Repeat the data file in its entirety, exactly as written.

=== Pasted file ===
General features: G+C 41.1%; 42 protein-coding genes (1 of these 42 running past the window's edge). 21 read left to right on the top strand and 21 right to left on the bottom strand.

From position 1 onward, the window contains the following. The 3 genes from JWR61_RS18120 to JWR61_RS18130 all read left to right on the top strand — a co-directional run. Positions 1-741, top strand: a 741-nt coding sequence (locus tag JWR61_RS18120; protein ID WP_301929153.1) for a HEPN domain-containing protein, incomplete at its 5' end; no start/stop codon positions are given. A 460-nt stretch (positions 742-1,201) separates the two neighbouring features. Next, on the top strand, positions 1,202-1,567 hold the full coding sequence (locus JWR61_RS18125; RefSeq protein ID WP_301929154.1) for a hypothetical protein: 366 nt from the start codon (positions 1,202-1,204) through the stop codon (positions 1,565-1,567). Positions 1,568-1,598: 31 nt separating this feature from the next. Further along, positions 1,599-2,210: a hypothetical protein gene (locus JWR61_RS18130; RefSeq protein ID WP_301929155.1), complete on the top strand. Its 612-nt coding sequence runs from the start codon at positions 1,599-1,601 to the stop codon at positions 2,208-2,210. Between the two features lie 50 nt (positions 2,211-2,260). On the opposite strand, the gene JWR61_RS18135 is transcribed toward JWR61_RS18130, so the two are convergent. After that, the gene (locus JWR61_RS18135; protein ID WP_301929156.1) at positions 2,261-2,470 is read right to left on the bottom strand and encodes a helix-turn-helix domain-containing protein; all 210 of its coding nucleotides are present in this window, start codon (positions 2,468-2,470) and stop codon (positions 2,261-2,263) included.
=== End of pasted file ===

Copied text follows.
General features: G+C 41.1%; 42 protein-coding genes (1 of these 42 running past the window's edge). 21 read left to right on the top strand and 21 right to left on the bottom strand.

From position 1 onward, the window contains the following. The 3 genes from JWR61_RS18120 to JWR61_RS18130 all read left to right on the top strand — a co-directional run. Positions 1-741, top strand: a 741-nt coding sequence (locus tag JWR61_RS18120; protein ID WP_301929153.1) for a HEPN domain-containing protein, incomplete at its 5' end; no start/stop codon positions are given. A 460-nt stretch (positions 742-1,201) separates the two neighbouring features. Next, on the top strand, positions 1,202-1,567 hold the full coding sequence (locus JWR61_RS18125; RefSeq protein ID WP_301929154.1) for a hypothetical protein: 366 nt from the start codon (positions 1,202-1,204) through the stop codon (positions 1,565-1,567). Positions 1,568-1,598: 31 nt separating this feature from the next. Further along, positions 1,599-2,210: a hypothetical protein gene (locus JWR61_RS18130; RefSeq protein ID WP_301929155.1), complete on the top strand. Its 612-nt coding sequence runs from the start codon at positions 1,599-1,601 to the stop codon at positions 2,208-2,210. Between the two features lie 50 nt (positions 2,211-2,260). On the opposite strand, the gene JWR61_RS18135 is transcribed toward JWR61_RS18130, so the two are convergent. After that, the gene (locus JWR61_RS18135; protein ID WP_301929156.1) at positions 2,261-2,470 is read right to left on the bottom strand and encodes a helix-turn-helix domain-containing protein; all 210 of its coding nucleotides are present in this window, start codon (positions 2,468-2,470) and stop codon (positions 2,261-2,263) included.